Table 5: Median nutritional recovery time of SAM at admission in Yekatit 12 hospital, 2013-2016

Characteristics

Number

Median recovery time

Log rank X–value

P-value

Estimate

95%CI

Sex

Male

16

14.162-17.838

1.857

0.173

Female

18

16.043-19.957

 

 

Age categorical

<24 month

17

15.443-18.557

0.977

0.323

≥24 month

18

14.994-21.006

 

 

Family size

<3 children

17

15.535-18.465

3.443

0.064

≥3 children

21

16.111-25.889

 

 

WT/HT or L

<70% of median 

17

12.150-21.850

0.00

0.988

≥70% of median 

17

15.612-18.388

 

 

MUAC

<11 cm

18

16.264-19.736

4.336

0.037

≥11 cm

15

13.063-16.937

 

 

Type of malnutrition

Edematous

18

16.443-19.557

0.308

0.579

Non - edematous

16

13.626-18.374

 

 

EBF

YES

17

15.588-18.412

3.893

0.048

Comorbidities

Yes

17

15.411-18.713

0.007

0.931

Anemia

Yes

17

14.800-19.200

0.320

0.571

Pneumonia

Yes

18

15.746-20.254

0.258

0.612

Diarrheal disease

Yes

18

15.935-20.065

0.205

0.650

Sepsis

Yes

18

9.361-26.639

0.160

0.690

Skin lesion

Yes

20

16.561-23.439

1.790

0.181

Shock

Yes

28

24.799-31.201

2.146

0.143

TB

Yes

30

23.802-36.198

8.094

0.004

HIV antibody

Positive

18

7.698-28.302

0.165

0.684

Vaccination

Yes

17

15.348-18.652

0.193

0.661


Figure 2: Kaplan –Meier Survival estimate among children with SAM admitted to Yekatit 12 hospital, 2013-2016

Cox regression analysis

Bivariate analysis

Using Cox regression, bivariate analysis was performed for the independent variables. In the bivariate analysis, a significant difference was observed between potential predictors; WT/HT or L <70% of median, pneumonia, sepsis, shock and HIV antibody positive children were associated with undesirable outcome (Table 6).

Multivariate Cox regression

HIV antibody positive children and children with Sepsis were found to be independent predictors of undesirable outcome in severely malnourished children admitted to Yekatit 12 hospital. However, WT/HT or L <70% of median, pneumonia shock was not independent predictor of undesirable outcome (Table 6).

Table 6: Bivariate analysis and multiple cox regression of factors associated with undesirable outcome (death, no responder and failure to respond) with SAM admitted to Yekatit 12 hospital 2013-2016

Variables

Crude hazard ratio (CHR)

P- value

Adjusted hazard ratio (AHR)

P-value

WT/HT or L

<70% of median

1.513(0.779-2.940)

0.222

1.812(0.769-4.267)

0.174

≥70% of median

1

 

1

 

Pneumonia 

Yes

1.471(0.809-2.675)

0.206

2.224(0.898-5.506)

0.084

No

1

 

1

 

Sepsis

Yes

4.091(1.950-8.581)

0.000*

7.677(2.320-25.404)

0.01

No

1

 

1

 

Shock 

Yes

3.715(1.314-10.507)

0.013

0.799(0.141-4.532)

0.800

No

1

 

1

 

HIV antibody

Positive

3.446(1.177-10.087)

0.024*

3.208(1.045-9.846)

0.042

Negative

1

 

1

 

*Significant at P-value <0.25

Discussion

This study was conducted on 304 severely malnourished children 6-59 months old with complicated SAM admitted to Yekatit 12 teaching hospital from 2013- 2016 and it shows that the cure, death and defaulter rate were 70.4%,12.2% and 8.2% respectively . The rate of weight gain was 8.13g/kg/day and 16 days was the average length of hospital stay. The median nutritional recovery time of the entire cohort was found out to be 17 days (95 % CI: 15.615-18.385).  The greatest number and proportion of terminal events occur within the first 7 days.  Sepsis and HIV antibody positive cases were also found out to be independent predictors of undesirable outcome significantly, diminishing the survival probability of children with SAM. Such a similar effect was also identified in other studies (11,18).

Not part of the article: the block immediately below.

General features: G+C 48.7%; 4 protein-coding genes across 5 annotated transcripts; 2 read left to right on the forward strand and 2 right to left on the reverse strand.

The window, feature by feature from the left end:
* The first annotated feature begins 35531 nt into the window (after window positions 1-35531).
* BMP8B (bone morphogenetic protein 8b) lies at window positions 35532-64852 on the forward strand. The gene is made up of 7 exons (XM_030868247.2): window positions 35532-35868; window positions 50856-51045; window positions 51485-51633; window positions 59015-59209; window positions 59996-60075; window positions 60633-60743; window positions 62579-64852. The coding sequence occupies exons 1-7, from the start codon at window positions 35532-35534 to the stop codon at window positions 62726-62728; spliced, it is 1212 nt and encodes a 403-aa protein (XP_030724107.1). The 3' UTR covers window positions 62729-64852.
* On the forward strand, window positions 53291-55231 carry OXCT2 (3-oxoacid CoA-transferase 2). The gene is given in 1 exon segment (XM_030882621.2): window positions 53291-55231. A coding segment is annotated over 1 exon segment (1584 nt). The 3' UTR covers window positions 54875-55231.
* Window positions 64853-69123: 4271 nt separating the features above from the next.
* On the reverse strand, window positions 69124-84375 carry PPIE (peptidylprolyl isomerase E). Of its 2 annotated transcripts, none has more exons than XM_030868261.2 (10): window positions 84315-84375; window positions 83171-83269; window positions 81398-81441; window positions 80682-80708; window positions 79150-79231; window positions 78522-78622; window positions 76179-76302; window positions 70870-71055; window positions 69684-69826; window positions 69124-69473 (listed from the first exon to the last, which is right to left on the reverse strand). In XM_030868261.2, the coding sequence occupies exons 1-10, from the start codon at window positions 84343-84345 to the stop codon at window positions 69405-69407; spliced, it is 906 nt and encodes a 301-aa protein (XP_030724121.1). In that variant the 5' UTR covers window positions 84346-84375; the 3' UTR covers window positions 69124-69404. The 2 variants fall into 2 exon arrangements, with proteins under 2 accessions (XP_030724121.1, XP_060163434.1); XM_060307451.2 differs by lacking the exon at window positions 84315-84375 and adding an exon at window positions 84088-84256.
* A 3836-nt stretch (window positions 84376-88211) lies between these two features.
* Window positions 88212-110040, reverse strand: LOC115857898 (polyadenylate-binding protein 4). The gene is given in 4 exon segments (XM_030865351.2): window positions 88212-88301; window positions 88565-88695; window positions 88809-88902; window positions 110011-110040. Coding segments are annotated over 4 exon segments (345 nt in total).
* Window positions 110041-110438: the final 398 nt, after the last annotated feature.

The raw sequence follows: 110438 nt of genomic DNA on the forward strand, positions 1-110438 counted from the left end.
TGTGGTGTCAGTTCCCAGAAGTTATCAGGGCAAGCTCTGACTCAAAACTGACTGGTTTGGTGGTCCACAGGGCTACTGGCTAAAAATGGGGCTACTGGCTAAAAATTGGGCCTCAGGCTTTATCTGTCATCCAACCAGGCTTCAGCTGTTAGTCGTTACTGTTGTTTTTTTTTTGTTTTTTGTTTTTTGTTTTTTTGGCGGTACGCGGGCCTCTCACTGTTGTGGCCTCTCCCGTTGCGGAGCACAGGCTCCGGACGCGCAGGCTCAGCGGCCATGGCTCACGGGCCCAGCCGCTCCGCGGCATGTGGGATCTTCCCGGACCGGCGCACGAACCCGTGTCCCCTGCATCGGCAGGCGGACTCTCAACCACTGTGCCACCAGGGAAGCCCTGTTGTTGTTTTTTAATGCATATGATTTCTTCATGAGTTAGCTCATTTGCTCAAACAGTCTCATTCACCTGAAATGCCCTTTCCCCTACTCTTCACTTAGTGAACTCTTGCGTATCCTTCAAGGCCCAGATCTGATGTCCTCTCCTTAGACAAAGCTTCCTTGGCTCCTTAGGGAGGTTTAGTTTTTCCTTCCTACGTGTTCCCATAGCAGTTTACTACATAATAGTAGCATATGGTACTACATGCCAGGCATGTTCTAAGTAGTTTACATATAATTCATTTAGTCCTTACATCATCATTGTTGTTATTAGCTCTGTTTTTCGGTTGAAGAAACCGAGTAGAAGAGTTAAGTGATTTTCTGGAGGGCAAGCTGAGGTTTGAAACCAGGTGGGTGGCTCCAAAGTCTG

The study revealed that 12.2% children died during the  follow up period which is higher than the SPHERE standard recommendation of 10% mortality rate (9). On the other hand it was significantly less as compared to findings of a similar study conducted in Zambia with 46% mortality rate(19). The result can also be compared to exemplary studies conducted in a relatively similar context. A study carried out at Hawassa university referral hospital(Ethiopia) depicts a 15.2% death rate which is again above the value revealed in this study (20). In contrast a couple of similar studies carried out in Gedo zone  in southern Ethiopia and in Jimma town depict an observed mortality rate of 9.3% and 12.6% respectively (18,21). This study reported a higher mortality rate than that of the case of Gedo and Jimma.

The recovery rate of SAM children cases admitted at Yekatit 12 hospital (70.4%) is below the minimum recovery rate recommended in the SPHERE standard which is 75%. This could be due to issues of institutional capacity or for the fact that the hospital is a referral health institution and cases arrive at a later stage of the illness which in turn results in a greater proportion of terminal events to occur within the first 7 days of admission. Some institutional factors which are likely to contribute to diminished recovery rate include high stuff turnover, unbalanced case load, lack of training, lack of quality assurance procedures, availability of medical supplies and incomplete ward setup (for example, lack of isolated rooms for malnourished children) (22,23).

In this study, the defaulter rate was 8.2%. This is consistent with the minimum international standard set for management of severe acute malnutrition which is <15%. This is also consistent with other similar studies in Ethiopia (21,24)  

The average length of hospital stay was found out to be 16 days which is consistent with the minimum international standard set for management of severe acute malnutrition (SPHERE standard). The standard recommends an average length of stay of less than 30 days (9) .The finding of the study in this regard is also in line with other analogous studies conducted in Ethiopia (11,18,21).

An average weight gain of 8.13g/kg/day for children with non-edematous malnutrition was computed for the study sample. This value is in line with the SPHERE standard, which is 8g/kg/day(9). The average weight gain computed in this study is similar to other studies as well (18,21,25). Average weight gain for edematous malnutrition cases was difficult to compute for the reason that there was no documentation regarding when the edema was lost and when weight gain was noticed.